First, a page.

Wood Framing - An Introduction

Wood framing refers to the fitting together of various parts to form a framework and support a building structure. Wood framing techniques are usually stable wood, such as stucco, masonry, or wooden shakes. However, due to variation in quality of wood and increased technological advancements, wood framing is now fast replacing many traditional framing methods. A wood framing project entails a number of steps, beginning with preparation for installation. The techniques may vary depending on the type of project, but there are some general guidelines.

When a structure is to be framed, it is first subjected to adequate preparation. This includes removing old structure elements and filling in cracks, gaps, and joint areas with new construction material. Structural wood framing, in particular, should be done only after all demolition and repair procedures have been completed. It is important to note that most building codes do not allow the removal of existing framing during construction. Any parts that may be removed must be replaced.

Next, the new construction material is prepared for installation. To provide a smooth surface, the floor joists are installed first, followed by the wall and ceiling frames. Once these sections are ready, the wall and ceiling are placed on plywood strips and then are prehung with nailing. All holes and joint areas are sealed using silicone caulk, and finally the floor, ceiling, and wall units are installed, nailed, and turned to fit their proper position.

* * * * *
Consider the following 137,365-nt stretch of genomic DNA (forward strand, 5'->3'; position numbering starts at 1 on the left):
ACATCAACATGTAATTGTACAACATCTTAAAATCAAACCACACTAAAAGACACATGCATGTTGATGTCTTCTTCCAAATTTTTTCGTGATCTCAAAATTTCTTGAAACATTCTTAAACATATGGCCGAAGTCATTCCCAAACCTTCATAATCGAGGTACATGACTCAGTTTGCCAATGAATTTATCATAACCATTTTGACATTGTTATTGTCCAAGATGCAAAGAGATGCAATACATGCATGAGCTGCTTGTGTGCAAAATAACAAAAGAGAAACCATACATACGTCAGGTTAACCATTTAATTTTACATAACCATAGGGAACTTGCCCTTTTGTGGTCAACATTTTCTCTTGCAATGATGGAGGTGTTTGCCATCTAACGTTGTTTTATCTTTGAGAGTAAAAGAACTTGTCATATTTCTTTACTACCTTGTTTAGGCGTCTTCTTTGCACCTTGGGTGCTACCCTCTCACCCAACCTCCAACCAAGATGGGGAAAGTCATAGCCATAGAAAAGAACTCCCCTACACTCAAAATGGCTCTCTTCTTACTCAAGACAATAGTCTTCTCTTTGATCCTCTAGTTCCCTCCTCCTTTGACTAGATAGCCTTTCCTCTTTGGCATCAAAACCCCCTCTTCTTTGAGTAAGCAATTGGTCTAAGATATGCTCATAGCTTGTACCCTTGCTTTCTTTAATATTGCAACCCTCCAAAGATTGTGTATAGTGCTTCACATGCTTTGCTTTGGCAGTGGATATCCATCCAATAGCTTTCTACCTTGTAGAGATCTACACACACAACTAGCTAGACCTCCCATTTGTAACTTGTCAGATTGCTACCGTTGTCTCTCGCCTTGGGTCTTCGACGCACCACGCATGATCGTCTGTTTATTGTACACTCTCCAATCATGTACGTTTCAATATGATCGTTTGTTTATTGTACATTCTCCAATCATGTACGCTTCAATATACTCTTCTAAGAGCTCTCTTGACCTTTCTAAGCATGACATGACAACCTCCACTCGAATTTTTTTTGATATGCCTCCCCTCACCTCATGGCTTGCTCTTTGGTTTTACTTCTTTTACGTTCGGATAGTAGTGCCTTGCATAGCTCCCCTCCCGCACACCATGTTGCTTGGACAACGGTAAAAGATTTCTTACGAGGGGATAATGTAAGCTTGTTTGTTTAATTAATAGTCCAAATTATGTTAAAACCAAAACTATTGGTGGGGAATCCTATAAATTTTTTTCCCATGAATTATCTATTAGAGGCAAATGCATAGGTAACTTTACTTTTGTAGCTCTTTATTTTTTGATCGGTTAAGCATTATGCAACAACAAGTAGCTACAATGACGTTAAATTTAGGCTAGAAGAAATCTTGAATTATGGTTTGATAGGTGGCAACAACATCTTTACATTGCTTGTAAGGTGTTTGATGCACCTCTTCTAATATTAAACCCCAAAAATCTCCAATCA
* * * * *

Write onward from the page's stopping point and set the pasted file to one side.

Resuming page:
Aiding in the installation of walls and roofs is accomplished with fasteners called nail and screw. Usually, nails are used for walls and ceilings while stainless steel screws are used for structurally reinforced walls. Since wood framing requires the use of nails or screws, fasteners are a good way of ensuring that the floor, ceiling, and wall units will remain in place once they have been installed. Fastening methods are typically based on the principle of self-adhesive, which uses small amounts of glue between the fastener and the wall or other installed object.

The framing of floors, ceilings, and walls require different types of fasteners to hold them in position and provide support. For example, load-bearing walls need steel rods with eyelets at each end for attaching the floor frames. This allows the weight of heavy furniture to be evenly distributed along the wall. Other methods of securing the floor frames include using ties and racking.

Wood framing, like other types of frame construction, requires skill and knowledge. Some homeowners may choose to hire a professional contractor to complete the job. There are plenty of home improvement and fabrication stores where framing can be purchased. These retailers often carry a wide range of options for both new and used materials. Homeowners should be sure to research different manufacturers before making a purchase to ensure they are purchasing a quality product.